Introduction of FSC's Australian National Forest Stewardship Standard
Author: David Rowlinson
Planet Ark’s Make It Wood campaign aims to increase the use of responsibly sourced wood as a building material. A central component of the campaign is the need for the wood to be certified, which demonstrates that the wood comes from legally harvested and well-managed forests and plantations, and ensures that when a tree is harvested another is planted in its place.
“We are delighted to see the introduction of FSC’s Australian National Forest Stewardship Standard, which has been developed specifically for Australian conditions, and will have a continuing positive impact on Australia’s built environment,” said Planet Ark CEO Paul Klymenko.
“The FSC standard has been developed over 5 years, by representatives of economic, environmental, and social interests. The development process has included extensive consultation, expert input, and testing in the field” said FSC Australia CEO Sara Gipton.
The FSC Standard sets out rigorous requirements, including strong protections for (i) Indigenous rights and sacred sites; (ii) old growth forests, threatened species, and waterways; and (iii) workers’ health and safety. The standard also includes strong provisions for stakeholder consultation and local jobs. Some components of the Australian FSC Standard will undergo review and further strengthening in the near future, as FSC globally invests in further developing standards to ensure worker’s rights, health and safety.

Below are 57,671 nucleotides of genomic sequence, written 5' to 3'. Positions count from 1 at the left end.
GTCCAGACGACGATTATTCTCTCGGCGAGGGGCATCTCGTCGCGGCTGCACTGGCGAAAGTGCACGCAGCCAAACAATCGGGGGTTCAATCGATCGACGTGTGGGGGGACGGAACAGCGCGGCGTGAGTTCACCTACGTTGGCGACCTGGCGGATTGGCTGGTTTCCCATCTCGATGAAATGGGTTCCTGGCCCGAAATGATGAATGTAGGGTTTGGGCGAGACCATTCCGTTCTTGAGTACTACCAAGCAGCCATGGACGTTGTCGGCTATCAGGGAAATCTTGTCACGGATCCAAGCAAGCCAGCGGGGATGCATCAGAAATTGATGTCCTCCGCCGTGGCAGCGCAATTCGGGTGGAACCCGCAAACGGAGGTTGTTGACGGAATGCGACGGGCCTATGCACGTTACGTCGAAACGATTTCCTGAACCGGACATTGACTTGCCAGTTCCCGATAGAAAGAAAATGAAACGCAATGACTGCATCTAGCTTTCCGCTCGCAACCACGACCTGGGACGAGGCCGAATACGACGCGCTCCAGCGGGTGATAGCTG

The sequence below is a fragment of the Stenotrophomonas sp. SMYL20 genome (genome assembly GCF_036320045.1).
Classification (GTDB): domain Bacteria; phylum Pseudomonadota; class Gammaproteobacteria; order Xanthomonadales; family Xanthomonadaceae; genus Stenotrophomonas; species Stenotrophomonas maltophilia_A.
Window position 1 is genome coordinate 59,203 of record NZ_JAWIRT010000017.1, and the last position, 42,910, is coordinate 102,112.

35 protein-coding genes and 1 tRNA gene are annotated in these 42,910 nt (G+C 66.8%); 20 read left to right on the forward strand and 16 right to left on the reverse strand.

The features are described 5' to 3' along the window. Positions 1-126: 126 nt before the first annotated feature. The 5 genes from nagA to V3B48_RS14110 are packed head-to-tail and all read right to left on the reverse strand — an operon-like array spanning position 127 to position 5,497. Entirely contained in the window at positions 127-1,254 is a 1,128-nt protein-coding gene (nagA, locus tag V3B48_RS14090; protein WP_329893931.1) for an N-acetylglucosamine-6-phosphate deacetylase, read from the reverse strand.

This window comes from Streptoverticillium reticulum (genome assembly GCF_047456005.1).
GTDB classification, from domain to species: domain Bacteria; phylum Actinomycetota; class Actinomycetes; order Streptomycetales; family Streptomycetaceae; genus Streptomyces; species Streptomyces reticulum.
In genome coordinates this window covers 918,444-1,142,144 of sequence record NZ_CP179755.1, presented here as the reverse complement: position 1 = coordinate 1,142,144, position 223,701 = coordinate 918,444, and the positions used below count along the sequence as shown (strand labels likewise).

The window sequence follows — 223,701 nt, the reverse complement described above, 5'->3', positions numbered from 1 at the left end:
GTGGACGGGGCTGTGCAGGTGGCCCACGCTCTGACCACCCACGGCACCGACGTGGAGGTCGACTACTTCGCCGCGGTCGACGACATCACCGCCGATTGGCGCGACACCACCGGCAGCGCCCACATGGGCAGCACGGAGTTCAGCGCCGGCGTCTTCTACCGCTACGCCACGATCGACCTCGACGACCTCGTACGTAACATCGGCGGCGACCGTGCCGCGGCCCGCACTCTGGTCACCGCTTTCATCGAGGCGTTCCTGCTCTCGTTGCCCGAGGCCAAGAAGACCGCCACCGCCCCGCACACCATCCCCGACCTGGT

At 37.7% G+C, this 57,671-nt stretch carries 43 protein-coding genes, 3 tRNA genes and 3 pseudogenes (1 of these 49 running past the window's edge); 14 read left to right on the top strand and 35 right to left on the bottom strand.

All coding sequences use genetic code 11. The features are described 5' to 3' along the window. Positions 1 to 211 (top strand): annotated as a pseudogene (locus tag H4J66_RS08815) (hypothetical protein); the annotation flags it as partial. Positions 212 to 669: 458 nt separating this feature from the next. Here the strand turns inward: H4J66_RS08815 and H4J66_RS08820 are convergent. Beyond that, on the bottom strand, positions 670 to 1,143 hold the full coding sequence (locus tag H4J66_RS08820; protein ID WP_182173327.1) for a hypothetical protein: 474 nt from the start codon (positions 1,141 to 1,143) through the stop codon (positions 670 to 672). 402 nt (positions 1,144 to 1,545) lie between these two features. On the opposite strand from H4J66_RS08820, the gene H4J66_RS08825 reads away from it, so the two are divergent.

“Credible and quality ethical labels are vital when it comes to supporting positive change in procurement and building progressive thinking across many sectors. We are proud to work with FSC,” said Good Environmental Choice Australia CEO, Kate Harris.
“At GECA, we also know how much work goes into developing a robust standard and the amount of effort bringing along multiple stakeholders can take. Well done on 5 years of hard work! We look forward to seeing the wonderful outcomes for our unique flora and fauna, and for our communities across Australia.”
And similarly, WWF Senior Manager, Species Conservation - Tim Cronin, said, “It’s great to see the FSC National Standard finalised, and credit to the Standard Development Group for sticking at it over a long period of time. With FSC a global system, a strong National Standard is critical for ensuring consistency and local relevance, and ultimately ensuring that threatened species, forest biodiversity and ecosystem services are sustainably managed and conserved.”
Author: David RowlinsonMake it Wood Program Manager
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